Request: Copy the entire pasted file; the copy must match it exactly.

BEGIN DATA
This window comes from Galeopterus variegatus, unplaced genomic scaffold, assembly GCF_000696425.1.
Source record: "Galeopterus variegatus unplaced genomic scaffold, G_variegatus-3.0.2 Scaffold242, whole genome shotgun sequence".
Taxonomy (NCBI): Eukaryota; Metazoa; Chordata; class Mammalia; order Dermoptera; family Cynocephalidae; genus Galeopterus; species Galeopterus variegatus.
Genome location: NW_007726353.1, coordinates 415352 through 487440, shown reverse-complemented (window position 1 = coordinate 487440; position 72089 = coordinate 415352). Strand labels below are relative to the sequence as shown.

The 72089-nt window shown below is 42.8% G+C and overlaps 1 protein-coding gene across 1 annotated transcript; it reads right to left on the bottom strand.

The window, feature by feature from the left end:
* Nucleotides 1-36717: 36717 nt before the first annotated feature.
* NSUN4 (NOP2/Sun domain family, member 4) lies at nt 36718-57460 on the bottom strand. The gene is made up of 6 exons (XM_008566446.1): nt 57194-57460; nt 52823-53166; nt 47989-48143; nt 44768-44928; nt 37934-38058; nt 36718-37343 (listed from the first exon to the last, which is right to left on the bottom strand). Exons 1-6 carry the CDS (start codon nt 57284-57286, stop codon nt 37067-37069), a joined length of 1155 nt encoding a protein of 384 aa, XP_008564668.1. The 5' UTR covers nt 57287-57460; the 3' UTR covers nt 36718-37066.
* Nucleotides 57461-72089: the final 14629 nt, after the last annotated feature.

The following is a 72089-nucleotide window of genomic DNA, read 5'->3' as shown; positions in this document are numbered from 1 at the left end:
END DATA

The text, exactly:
This window comes from Galeopterus variegatus, unplaced genomic scaffold, assembly GCF_000696425.1.
Source record: "Galeopterus variegatus unplaced genomic scaffold, G_variegatus-3.0.2 Scaffold242, whole genome shotgun sequence".
Taxonomy (NCBI): Eukaryota; Metazoa; Chordata; class Mammalia; order Dermoptera; family Cynocephalidae; genus Galeopterus; species Galeopterus variegatus.
Genome location: NW_007726353.1, coordinates 415352 through 487440, shown reverse-complemented (window position 1 = coordinate 487440; position 72089 = coordinate 415352). Strand labels below are relative to the sequence as shown.

The 72089-nt window shown below is 42.8% G+C and overlaps 1 protein-coding gene across 1 annotated transcript; it reads right to left on the bottom strand.

The window, feature by feature from the left end:
* Nucleotides 1-36717: 36717 nt before the first annotated feature.
* NSUN4 (NOP2/Sun domain family, member 4) lies at nt 36718-57460 on the bottom strand. The gene is made up of 6 exons (XM_008566446.1): nt 57194-57460; nt 52823-53166; nt 47989-48143; nt 44768-44928; nt 37934-38058; nt 36718-37343 (listed from the first exon to the last, which is right to left on the bottom strand). Exons 1-6 carry the CDS (start codon nt 57284-57286, stop codon nt 37067-37069), a joined length of 1155 nt encoding a protein of 384 aa, XP_008564668.1. The 5' UTR covers nt 57287-57460; the 3' UTR covers nt 36718-37066.
* Nucleotides 57461-72089: the final 14629 nt, after the last annotated feature.

The following is a 72089-nucleotide window of genomic DNA, read 5'->3' as shown; positions in this document are numbered from 1 at the left end: